Playing video games—and screen time for kids, in general—tends to get a bad rap, but here's one instance where it can be a very, very good thing. According to a new study, playing a special kind of video game may reduce Attention Deficit Hyperactivity Disorder (ADHD), a disorder associated with impulsivity, short attention span and difficulty focusing, reports Mercury News.
The study, which comes from the University of California, San Francisco, involved 38 children ages 8 to 11 who have Sensory Processing Disorder (SPD). Five percent of kids have this disorder, which includes sensitivity to texture and sound or slow reactions to pain or extreme cold or heat. These 38 children were compared with 25 typically developing counterparts, matched by age and gender, and among the 38 children, 20 had SPD and also met the criteria for inattention and hyperactivity associated with ADHD. (It's quite common for kids to have both, as study authors note anywhere from 46 to 69 percent of kids with ADHD also have SPD.)
To examine whether they could improve the ability of kids with SPD to have better attention spans, researchers staged a digital intervention. They had kids play the video game EVO, developed by Akili Interactive Labs in Boston, on an iPad for a total of around 25 minutes a day for five days a week each month. When they checked back with the kids after a month, they discovered something amazing: Among the kids with both SPD and ADHD, the attention spans of one-third of them (seven out of 20) improved to the point that they no longer fit the clinical cut-off for having ADHD, and these improvements lasted for up to nine months, according to parents' reports. An increase in midline frontal theta activity in the brain also seemed to reflect improvements in the kids' attention.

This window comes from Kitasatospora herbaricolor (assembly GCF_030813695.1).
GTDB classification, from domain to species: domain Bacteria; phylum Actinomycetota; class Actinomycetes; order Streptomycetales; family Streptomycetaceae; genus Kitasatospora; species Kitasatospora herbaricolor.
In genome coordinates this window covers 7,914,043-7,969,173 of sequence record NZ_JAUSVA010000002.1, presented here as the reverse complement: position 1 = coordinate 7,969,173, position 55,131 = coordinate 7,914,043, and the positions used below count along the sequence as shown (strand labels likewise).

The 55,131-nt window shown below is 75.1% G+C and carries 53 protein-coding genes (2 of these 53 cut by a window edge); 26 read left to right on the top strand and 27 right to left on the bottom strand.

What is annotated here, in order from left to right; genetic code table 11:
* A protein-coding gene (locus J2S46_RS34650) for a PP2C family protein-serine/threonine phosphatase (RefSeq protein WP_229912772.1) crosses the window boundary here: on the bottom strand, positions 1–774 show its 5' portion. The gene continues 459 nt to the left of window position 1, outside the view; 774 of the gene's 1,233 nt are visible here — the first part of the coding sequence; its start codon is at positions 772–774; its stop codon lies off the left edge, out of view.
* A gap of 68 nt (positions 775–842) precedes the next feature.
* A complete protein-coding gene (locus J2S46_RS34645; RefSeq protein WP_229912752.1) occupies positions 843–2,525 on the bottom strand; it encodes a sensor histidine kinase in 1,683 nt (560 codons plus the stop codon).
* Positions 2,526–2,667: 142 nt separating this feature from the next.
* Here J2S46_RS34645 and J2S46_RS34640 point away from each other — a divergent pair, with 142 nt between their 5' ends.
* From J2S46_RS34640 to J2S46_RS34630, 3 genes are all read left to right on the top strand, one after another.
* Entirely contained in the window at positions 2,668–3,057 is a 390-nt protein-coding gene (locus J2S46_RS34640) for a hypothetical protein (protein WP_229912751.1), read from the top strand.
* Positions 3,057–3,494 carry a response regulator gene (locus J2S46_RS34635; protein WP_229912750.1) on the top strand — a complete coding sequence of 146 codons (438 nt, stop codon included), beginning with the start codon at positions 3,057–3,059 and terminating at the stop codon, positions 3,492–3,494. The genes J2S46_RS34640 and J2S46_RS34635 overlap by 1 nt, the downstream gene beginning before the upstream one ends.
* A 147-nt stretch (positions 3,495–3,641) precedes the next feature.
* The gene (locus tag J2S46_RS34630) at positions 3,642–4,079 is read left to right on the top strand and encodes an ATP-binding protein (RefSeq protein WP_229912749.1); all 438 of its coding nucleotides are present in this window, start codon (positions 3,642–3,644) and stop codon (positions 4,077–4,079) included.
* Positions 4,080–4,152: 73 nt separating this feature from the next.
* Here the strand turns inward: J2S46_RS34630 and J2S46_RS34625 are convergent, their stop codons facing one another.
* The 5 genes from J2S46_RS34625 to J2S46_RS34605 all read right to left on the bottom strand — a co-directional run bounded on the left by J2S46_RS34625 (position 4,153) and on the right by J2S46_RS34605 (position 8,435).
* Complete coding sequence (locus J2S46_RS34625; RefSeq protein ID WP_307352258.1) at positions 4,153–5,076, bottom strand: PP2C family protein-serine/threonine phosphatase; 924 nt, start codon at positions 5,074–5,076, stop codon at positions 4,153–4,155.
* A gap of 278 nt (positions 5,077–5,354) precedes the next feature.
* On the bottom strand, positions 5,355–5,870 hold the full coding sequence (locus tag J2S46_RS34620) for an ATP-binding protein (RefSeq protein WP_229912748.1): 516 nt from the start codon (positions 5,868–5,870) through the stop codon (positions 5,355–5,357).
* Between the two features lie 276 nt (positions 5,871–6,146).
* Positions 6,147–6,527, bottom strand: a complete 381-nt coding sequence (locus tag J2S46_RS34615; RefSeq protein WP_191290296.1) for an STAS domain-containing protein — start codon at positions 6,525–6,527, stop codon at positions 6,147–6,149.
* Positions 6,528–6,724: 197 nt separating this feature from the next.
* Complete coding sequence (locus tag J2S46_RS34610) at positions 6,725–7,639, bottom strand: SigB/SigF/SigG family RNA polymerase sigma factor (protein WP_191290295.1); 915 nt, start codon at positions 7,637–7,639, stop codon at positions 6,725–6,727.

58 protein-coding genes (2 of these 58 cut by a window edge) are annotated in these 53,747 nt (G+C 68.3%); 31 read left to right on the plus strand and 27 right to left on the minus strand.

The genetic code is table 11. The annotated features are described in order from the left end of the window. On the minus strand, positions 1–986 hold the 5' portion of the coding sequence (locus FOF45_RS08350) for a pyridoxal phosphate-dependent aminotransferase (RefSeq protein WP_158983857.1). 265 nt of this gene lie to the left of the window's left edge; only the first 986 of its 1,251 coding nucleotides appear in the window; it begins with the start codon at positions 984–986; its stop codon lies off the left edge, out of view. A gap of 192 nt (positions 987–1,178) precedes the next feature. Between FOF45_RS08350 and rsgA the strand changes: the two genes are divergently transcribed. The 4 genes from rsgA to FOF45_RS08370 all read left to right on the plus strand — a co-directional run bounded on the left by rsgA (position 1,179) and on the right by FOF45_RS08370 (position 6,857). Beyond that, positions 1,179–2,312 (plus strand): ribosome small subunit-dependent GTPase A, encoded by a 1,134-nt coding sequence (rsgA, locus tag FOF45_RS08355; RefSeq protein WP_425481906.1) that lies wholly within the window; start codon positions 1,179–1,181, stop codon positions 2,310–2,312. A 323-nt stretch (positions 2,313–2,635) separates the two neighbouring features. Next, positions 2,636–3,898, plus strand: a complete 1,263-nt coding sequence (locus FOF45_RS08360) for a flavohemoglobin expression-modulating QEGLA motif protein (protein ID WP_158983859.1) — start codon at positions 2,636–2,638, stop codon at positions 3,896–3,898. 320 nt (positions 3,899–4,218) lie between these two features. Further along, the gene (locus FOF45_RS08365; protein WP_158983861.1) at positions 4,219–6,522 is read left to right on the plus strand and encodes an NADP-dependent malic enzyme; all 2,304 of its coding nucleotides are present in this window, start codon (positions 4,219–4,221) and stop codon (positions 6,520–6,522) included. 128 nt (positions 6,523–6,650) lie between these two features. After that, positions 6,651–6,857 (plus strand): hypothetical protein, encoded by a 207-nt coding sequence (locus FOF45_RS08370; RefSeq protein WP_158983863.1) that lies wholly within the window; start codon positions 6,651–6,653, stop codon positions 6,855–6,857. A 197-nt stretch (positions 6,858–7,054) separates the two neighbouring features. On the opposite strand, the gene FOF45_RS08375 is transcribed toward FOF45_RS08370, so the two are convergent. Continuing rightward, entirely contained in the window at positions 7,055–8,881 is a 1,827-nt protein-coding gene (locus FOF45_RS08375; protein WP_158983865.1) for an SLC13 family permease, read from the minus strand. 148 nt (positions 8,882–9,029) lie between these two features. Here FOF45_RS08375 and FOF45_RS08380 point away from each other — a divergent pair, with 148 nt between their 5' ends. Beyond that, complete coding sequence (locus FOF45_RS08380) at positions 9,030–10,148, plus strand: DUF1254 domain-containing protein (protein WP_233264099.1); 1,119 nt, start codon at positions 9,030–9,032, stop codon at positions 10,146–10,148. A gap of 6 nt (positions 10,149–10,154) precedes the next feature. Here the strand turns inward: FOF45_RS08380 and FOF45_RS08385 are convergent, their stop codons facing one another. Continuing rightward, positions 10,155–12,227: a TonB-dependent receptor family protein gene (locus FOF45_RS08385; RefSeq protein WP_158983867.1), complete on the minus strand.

What's so special about the video game? Although it was designed as a medical device to help those with cognitive disorders and those with trouble using mental skills to get things done, EVO looks like a consumer video game due to its interface and engaging visual and auditory feedback, researchers note in the study published in the Journal PLOS One. In the game, players navigate a character on a moving road, avoid walls and obstacles and respond selectively to colored targets, simultaneously performing both perceptual discrimination and visuomotor tracking in the process. As players reach 80 percent accuracy, the difficulty level adjusts.
Pretty cool, right?
If you're wondering, "Where can I get this video game? I need it ASAP," we have some bad news. You can't get it anywhere ... yet. Study authors say the game has to be approved by the Food and Drug Administration as a medical device first. But we have some good news: If that happens, you could get the game through your kid's medical provider and, even better news, it may end up being covered by health insurance companies.
Even though the video game didn't improve the ADHD of all the kids who had both SPD and ADHD, the idea that it might improve even some kids' problems with inattention is great news. The study also has another takeaway: What may work to help your kid's ADHD may not work for another another kid. As lead author Joaquin Anguera, an assistant professor in the UCSF departments of neurology and psychiatry, says in a statement: “These findings are also important to consider from the perspective that one size doesn’t fit all, as there were selective benefits of this intervention for some of these children compared to their counterparts without attentional deficiencies.”
If the game does get approved by the FDA, it would be good to have another option for keeping kids' ADHD under control aside from medication.